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Re: [Help-librejs] LibreJS + Iceweasel + HTTPSEveryWhere = blank screen

From: Alberto Mena
Subject: Re: [Help-librejs] LibreJS + Iceweasel + HTTPSEveryWhere = blank screen
Date: Thu, 11 Aug 2016 11:21:49 +0200
User-agent: Roundcube Webmail/1.0.6

Hi Michael,

Thank you so much for your detailed and prompt response. I apologize for confusing you, the situation seems to be solved now.

Unfortunately, up to now I have had not the patience for knowing if the visited pages actually load or not, but thanks to your comments I realized that it was no normal to not see any page open during a navigation, never. In the past I also have tried the add-on with IceCat browser with the same result.

In order to recheck for the behaviour, I have switched off the other add-ons on Firefox-ESR and with just LibreJS enabled tried to access a web site waiting for a result. It finally came. The screen initially seems to freeze, blank screen with no response... yes, but this is true until LibreJS ends its analysis on the web site scripts and then the web site spots fine with nontrivial JS blocked as expected.

The delay time I see due to having LibreJS enabled is about 2-3 minutes per page. When LibreJS is disabled the access time is about just 1s. Having the LibreJS add-on enabled increases the access time per page in a crazy way leading me to actually discard using the add-on :(

Considering that LibreJS is not a high resource consumer and it should work fine when parsing js code even on systems with 1GB of RAM installed, it seems to me I am experimenting hardware problems on my laptop that prevent me from properly using this add-on (among other tasks): It is a 8 years old laptop and heats up often, so when many operations are requested it is not able to manage the situation. Even loading photos with an image viewer has become an incredible effort. Really thinking about replacing it.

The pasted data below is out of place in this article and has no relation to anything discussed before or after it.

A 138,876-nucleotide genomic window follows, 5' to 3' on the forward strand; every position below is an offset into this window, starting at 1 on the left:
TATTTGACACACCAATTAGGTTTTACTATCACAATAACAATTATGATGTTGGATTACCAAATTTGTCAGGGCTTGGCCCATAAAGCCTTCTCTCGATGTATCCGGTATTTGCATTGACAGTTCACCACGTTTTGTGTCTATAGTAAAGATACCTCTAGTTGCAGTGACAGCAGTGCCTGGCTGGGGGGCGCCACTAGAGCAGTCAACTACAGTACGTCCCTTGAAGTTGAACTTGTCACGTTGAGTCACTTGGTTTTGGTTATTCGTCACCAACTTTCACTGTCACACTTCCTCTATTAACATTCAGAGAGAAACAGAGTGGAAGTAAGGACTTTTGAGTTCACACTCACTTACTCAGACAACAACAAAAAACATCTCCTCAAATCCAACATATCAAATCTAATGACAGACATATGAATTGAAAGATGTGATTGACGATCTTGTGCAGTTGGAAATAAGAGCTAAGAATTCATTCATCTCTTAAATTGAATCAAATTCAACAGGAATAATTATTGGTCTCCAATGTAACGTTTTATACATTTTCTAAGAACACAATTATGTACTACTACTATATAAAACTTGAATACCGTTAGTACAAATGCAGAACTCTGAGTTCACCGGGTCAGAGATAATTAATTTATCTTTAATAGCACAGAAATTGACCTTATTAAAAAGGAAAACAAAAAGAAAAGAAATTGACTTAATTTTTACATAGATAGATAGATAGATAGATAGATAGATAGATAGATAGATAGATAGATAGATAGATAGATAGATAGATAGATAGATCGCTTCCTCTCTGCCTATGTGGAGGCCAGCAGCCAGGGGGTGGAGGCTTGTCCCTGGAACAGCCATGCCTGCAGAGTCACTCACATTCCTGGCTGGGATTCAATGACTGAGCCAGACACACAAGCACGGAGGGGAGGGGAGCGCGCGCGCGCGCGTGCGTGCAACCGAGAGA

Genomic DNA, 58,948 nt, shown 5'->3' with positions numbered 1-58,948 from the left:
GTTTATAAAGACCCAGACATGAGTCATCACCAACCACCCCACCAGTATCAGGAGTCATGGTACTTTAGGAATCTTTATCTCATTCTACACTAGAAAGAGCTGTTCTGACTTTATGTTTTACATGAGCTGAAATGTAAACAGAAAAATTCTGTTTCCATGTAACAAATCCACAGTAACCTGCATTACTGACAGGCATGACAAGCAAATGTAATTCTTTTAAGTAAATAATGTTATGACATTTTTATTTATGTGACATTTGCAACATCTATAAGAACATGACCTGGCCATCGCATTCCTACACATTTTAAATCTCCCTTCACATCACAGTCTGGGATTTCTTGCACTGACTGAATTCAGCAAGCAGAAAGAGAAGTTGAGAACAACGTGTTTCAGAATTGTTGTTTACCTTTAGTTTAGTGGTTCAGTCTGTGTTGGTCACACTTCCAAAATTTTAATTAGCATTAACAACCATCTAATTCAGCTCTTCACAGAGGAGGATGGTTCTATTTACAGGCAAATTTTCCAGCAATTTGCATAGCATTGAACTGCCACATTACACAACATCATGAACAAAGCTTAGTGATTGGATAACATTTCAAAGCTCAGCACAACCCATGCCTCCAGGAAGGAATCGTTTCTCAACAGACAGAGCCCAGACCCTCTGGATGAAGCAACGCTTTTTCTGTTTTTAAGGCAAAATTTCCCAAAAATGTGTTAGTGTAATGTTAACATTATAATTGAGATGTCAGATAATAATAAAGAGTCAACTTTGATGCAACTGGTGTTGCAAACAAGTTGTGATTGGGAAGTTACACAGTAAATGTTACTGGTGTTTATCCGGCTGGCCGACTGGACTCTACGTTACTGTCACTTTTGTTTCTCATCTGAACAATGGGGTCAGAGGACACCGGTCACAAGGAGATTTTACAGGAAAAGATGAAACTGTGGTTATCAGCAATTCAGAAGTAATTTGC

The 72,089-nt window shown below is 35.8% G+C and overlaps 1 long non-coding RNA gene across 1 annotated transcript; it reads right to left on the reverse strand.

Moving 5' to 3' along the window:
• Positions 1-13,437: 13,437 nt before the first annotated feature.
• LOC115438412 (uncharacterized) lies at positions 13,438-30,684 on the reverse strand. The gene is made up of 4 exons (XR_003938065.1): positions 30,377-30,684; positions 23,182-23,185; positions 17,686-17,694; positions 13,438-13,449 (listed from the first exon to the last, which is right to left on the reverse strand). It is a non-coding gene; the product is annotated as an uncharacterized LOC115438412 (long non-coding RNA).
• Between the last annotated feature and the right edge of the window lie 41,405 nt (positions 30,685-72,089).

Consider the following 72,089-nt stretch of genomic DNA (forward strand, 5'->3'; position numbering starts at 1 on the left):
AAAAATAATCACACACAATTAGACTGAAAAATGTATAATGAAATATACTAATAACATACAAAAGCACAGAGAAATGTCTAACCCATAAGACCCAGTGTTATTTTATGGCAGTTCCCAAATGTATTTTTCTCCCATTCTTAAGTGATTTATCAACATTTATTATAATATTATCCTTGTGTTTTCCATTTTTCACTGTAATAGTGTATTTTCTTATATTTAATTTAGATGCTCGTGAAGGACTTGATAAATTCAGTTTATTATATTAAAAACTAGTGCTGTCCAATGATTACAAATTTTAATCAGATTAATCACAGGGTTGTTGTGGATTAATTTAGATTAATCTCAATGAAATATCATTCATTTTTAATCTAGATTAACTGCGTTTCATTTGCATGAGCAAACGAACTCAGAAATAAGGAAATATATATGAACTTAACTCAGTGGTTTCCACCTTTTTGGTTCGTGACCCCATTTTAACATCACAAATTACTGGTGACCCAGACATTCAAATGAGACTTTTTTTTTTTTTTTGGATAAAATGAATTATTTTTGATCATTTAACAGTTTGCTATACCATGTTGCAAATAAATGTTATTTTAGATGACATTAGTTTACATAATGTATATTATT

Last thing: What version of the following software are you using (it
might aid the developers in pinpointing the problem):

        * Iceweasel
        * LibreJS

Just for giving you the sw details I am using during this LibreJS test:
* Firefox ESR 45.3.0 (Iceweasel transitional package installs Firefox-ESR)
* GNU LibreJS 6.0.13 as from about:addons info

Thank you for your time and best wishes.

Best regards,

On 2016-08-10 04:11, Michael Pagan wrote:

 I've tried LibreJS on both Abrowser and GNU IceCat (each with varying
results [1]). GNU IceCat comes with _HTTSEveryWhere_ and _SpyBlock_
installed by default, since it is a browser created with security in
mind. LibreJS is experimental though, as declared by GNU IceCat on its
homepage, so it doesn't always work even when a website has satisfied
the conditions for liberating its own JavaScript.

 > I wonder if it is possible to have the LibreJS Mozilla-based
browser > add-on running during usual web usage (surfing, mailing,
reading > news…)

 Yes, and those specific actions (i.e. surfing, mailing, reading,
news, etc.), should work as long as they don't require non-free
JavaScript in order to function.

 > the add-on will actually block everything due to the > nontrivial
JavaScript present basically everywhere.

 It may appear to do so on JavaScript heavy websites, but you can pull
up a report of exactly which pieces of code are being blocked via the
LibreJS icon located on your browsers' Toolbar. The ones that you feel
are safe can be whitelisted and hence executed.

 > it is said to work for Mozilla-based browsers, or even if the
add-on > has been developed as a monitor tool for highlighting >
LibreJS-compliant web sites, and therefore with daily web usage not in

 LibreJS is not just a monitor/analysis tool on the state of freedom
of a website, but it should also actively block non-free code while
allowing the execution of free code. It is this specific behavior that
will help to promote freedom and security on websites in terms of

 > I think I am not using the add-on in the proper way, so I really >
appreciate your comments as LibreJS users :)

 There is only ONE way to use this particular add-on, and that is to
keep it enabled and hence allow it to operate silently in the
background as you use your browser. In essence, all you have to do is
install it and it _should_ work right out of the box; however, it is

 Any problems that may arise is either a bug in the browser
(incompatible with LibreJS), the website (nontrivial code that is
required in order for the site to function is non-free, or free code
does not use the proper syntax or is using an unsupported free license
hence preventing LibreJS from labelling it as free), or a bug in
LibreJS (the add-on is either blocking free code that is properly
labelled, or allowing non-free code that has not been whitelisted to

 Last thing: What version of the following software are you using (it
might aid the developers in pinpointing the problem):

        * Iceweasel
        * LibreJS


 Michael Pagan

 Trisquel GNU/Linux user


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